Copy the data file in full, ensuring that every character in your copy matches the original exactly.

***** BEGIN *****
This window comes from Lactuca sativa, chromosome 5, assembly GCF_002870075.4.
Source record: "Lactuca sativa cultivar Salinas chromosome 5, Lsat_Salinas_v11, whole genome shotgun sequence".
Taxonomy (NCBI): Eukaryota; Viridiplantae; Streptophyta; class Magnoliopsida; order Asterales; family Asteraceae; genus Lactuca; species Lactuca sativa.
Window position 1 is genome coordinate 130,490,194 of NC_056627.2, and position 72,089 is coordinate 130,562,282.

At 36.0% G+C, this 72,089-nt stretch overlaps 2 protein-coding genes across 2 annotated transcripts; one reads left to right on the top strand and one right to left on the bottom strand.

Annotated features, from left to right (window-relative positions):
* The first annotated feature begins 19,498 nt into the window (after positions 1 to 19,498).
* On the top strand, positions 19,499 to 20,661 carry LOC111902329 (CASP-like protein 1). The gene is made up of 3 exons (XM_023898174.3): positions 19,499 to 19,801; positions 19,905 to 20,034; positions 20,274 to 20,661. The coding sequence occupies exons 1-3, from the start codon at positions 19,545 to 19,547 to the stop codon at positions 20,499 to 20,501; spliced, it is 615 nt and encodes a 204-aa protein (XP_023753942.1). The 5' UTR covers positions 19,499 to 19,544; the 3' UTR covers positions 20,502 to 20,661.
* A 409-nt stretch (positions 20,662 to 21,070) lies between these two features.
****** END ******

This window comes from Lactuca sativa, chromosome 5, assembly GCF_002870075.4.
Source record: "Lactuca sativa cultivar Salinas chromosome 5, Lsat_Salinas_v11, whole genome shotgun sequence".
Taxonomy (NCBI): Eukaryota; Viridiplantae; Streptophyta; class Magnoliopsida; order Asterales; family Asteraceae; genus Lactuca; species Lactuca sativa.
Window position 1 is genome coordinate 130,490,194 of NC_056627.2, and position 72,089 is coordinate 130,562,282.

At 36.0% G+C, this 72,089-nt stretch overlaps 2 protein-coding genes across 2 annotated transcripts; one reads left to right on the top strand and one right to left on the bottom strand.

Annotated features, from left to right (window-relative positions):
* The first annotated feature begins 19,498 nt into the window (after positions 1 to 19,498).
* On the top strand, positions 19,499 to 20,661 carry LOC111902329 (CASP-like protein 1). The gene is made up of 3 exons (XM_023898174.3): positions 19,499 to 19,801; positions 19,905 to 20,034; positions 20,274 to 20,661. The coding sequence occupies exons 1-3, from the start codon at positions 19,545 to 19,547 to the stop codon at positions 20,499 to 20,501; spliced, it is 615 nt and encodes a 204-aa protein (XP_023753942.1). The 5' UTR covers positions 19,499 to 19,544; the 3' UTR covers positions 20,502 to 20,661.
* A 409-nt stretch (positions 20,662 to 21,070) lies between these two features.